Actually, it’s not the letter writing itself that I’m lazy about, it’s mainly the associated activities like finding an envelope, finding the address, inscribing the address on the envelope in a halfway legible manner, sealing the blasted envelope, traipsing down to the post office for stamps – all these activities usually take me at least a week to complete. Sometimes, they never get done, resulting in the letter just sitting around at home until it gets pushed under a pile of other junk.
When I was young, my mother would order me to write letters to both my grandmothers. In those days, I didn’t have to worry about the associated activities – I’d just scribble the letter and hand it over to my mother. I don’t think she was very proactive in those sundry chores required to actually dispatch the letter to the recipient either, so I don’t know how many of my missives ever reached their destinations, but what was important was that I had written, and I could squarely look my beloved grandmothers in the eye and declare (truthfully) that I had written, which would earn me brownie points, hugs, fond smiles, and hopefully, some sweets or chocolates as well.
When I moved from Chandigarh to Delhi when I was 10, I don’t think I made even a pretence of keeping in touch with old friends via letters. But when I moved from Delhi back to Chandigarh when I was 16, I had a long-standing exchange of letters with at least four or five friends. It helped, of course, that one of these was Amit, and I enjoyed to the hilt the adventure and romance of writing love letters.
As for the thrill of receiving them… In those days, we stayed in a little independent house on the ground floor. My bedroom, a cosy, sunny, room opened on to the front lawn. At the end of the front lawn was the driveway and at the end of the driveway, the gate. And at the gate, naturally, was a letter box. Every afternoon, I’d sit at my desk, studying (for the XIIth Standard boards) and keeping a sharp lookout for the postman. As soon as I saw or heard him drop something into our letter box, I’d quietly push open the screen door leading from my room into the garden, and stroll slowly, nonchalantly, to the letter box. If there was the familiar fat white envelope with multiple sheets of incredibly thin paper covered with his familiar scrawl, I’d scurry back grinning like mad. I’d take all the mail and sneak back into my room and quickly read that most important of letters first. If luck was with me, I’d get away with all this unobserved. Sometimes, though, my mother would be watching, and then I’d either have to conceal my delight, or read out the less scandalous bits of the letter to her… she always knew well enough not to ask about the other bits, of course!
Email in particular and the internet in general are a blessing for communications, but they did put an end to letter-writing – much to my relief! Love letters are nice, but hours spent chatting on some public chat room, via a dial-up modem, way back in 1991-92 – well, at least at that time, they seemed so much nicer!
My grandmothers were never inducted into the pleasures of email, but as long-distance telephone calls became less exorbitant, and as I became much less obedient to my mother’s wishes, the practice of letter writing slowly declined. We moved back to Delhi and I quickly lost touch with the few friends I’d exchanged letters with for years.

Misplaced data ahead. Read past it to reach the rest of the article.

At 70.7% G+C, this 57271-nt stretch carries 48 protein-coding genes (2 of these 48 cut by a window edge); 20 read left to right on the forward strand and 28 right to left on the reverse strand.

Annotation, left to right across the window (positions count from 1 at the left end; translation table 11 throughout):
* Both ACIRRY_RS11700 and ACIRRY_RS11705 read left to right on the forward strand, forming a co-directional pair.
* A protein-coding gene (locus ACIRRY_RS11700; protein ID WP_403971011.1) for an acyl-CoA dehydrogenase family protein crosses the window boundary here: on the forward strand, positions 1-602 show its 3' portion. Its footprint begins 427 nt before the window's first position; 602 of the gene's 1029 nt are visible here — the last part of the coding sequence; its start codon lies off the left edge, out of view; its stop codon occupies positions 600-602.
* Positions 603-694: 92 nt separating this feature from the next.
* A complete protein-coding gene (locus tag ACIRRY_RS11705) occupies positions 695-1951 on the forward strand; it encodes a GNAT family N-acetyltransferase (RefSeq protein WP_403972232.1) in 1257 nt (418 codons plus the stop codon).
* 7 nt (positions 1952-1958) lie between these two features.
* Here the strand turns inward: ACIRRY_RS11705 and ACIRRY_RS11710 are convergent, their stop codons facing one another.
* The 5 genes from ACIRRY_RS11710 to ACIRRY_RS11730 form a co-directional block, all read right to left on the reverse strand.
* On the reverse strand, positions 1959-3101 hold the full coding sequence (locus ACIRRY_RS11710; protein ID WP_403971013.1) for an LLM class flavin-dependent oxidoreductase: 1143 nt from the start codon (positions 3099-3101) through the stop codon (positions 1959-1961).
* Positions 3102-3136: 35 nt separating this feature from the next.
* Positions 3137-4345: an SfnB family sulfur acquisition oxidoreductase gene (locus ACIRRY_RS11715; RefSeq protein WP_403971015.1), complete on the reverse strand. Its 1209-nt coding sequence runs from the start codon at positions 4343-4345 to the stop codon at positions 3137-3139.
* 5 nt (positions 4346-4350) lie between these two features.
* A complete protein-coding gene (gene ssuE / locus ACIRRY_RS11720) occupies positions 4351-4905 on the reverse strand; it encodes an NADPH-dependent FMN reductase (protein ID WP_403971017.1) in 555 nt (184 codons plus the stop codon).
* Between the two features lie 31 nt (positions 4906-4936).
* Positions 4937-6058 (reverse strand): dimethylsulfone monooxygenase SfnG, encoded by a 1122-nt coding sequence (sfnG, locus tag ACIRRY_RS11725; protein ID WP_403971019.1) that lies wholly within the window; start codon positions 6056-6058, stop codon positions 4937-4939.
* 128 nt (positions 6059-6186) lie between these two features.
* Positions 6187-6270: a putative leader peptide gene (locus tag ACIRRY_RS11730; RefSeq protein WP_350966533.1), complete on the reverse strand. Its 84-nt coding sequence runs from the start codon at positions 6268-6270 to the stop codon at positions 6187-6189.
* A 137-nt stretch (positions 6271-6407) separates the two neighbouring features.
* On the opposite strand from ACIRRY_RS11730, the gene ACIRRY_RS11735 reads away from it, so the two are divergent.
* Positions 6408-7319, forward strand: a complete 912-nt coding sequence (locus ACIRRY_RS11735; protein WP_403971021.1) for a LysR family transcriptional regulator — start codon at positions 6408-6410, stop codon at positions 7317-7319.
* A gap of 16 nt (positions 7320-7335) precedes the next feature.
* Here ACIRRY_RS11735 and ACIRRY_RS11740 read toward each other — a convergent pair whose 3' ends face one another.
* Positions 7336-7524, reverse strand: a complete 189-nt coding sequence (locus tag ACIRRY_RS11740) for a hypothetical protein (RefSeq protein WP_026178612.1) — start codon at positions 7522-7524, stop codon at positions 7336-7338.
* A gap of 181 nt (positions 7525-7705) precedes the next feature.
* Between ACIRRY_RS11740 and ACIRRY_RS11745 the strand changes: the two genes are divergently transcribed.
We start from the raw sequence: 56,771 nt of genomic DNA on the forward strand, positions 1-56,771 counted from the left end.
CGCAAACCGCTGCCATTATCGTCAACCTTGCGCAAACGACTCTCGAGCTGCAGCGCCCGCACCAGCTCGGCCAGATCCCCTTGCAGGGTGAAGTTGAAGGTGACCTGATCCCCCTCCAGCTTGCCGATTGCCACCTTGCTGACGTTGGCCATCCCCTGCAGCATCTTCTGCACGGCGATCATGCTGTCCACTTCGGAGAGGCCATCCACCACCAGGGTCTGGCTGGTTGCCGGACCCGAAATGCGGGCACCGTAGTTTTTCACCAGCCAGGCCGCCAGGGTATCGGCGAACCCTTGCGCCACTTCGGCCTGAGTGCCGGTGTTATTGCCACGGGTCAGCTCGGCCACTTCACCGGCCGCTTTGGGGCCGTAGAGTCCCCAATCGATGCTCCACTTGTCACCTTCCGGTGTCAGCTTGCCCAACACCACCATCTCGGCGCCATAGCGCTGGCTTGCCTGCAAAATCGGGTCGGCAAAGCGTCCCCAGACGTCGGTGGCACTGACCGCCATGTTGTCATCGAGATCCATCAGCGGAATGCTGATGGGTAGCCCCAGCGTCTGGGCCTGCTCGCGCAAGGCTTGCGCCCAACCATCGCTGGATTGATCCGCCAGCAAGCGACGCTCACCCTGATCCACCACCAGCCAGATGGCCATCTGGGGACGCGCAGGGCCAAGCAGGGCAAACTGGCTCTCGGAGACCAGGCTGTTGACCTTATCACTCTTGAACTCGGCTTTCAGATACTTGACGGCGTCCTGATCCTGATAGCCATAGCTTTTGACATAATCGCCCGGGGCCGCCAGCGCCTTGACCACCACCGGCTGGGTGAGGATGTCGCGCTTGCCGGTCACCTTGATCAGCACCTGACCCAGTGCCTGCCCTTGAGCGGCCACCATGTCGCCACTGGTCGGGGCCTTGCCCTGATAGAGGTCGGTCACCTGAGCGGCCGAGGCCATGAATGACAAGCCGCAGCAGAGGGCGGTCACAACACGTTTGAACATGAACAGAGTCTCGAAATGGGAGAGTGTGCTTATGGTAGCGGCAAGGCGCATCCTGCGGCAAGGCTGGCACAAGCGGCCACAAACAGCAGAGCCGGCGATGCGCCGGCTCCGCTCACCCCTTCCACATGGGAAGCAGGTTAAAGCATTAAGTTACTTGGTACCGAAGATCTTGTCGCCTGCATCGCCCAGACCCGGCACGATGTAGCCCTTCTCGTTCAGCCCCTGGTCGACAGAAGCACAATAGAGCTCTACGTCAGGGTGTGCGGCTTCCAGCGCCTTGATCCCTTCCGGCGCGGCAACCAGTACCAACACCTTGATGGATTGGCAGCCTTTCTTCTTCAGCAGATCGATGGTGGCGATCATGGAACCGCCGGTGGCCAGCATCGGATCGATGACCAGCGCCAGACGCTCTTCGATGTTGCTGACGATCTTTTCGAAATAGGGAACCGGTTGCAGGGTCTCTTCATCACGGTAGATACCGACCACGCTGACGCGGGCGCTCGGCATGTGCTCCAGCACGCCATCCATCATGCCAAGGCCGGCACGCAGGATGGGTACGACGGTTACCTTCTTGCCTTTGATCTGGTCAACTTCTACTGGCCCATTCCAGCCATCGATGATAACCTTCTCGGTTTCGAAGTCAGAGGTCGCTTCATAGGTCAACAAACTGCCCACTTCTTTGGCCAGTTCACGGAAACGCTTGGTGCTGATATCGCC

When I moved to Bangalore in 1998, and during our short stint in the US, I returned to letter-writing, but email was already the preferred means of communication by then. In the past seven or eight years, I would not have written more than five letters altogether.
This state of affairs might have continued indefinitely, but for two events. First, it became necessary to contact our Himalayan guide, who stays in a remote part of Uttarakhand where no phone is to be found in a radius of 30 km. A letter, it appeared, would have to be written, and, what’s more, in Hindi. If I haven’t written letters for a long time, it has been altogether an eternity since I last wrote anything in Hindi. I doubt if even I would be able to decipher my handwriting, were I to attempt to write in Hindi.
While I was still hemming and hawing about this, I was pleasantly surprised one day to receive a letter. It was from Lingshet, in Ladakh, three days’ walk from the nearest road. Lingshet is a “Finding Nemo” sort of place in that, if you leave the comfort and security of your own lovely little home and brave all the dangers that a long, lonely journey has to offer, you might at the end of the road find a big city full of busy people.
We had trekked to Lingshet last year, and while there, we had chatted with a wool weaver and taken some pictures (that’s him, at the top of this blog). When we got back, I had taken prints of the pictures and posted it to this man. That was more than six months ago. Meanwhile, winter had intervened, and doubtless no postman would have ventured over the 15000-ft passes on foot or horse, to drop off a letter at that remote village. But, in whatever manner it might have been, my photos had certainly reached this man and his letter had reached us. Talk about miracles.
Which brings me to the point: I have, naturally, had to write a letter back to him – in English, thank goodness. This I finished a few days ago. The precious scrap of paper is lying in my handbag at this moment, in company with a blank envelope and the man’s address. I have only to put it all together and get some stamps from the post office. Which, all said and done, will also require nothing short of a miracle.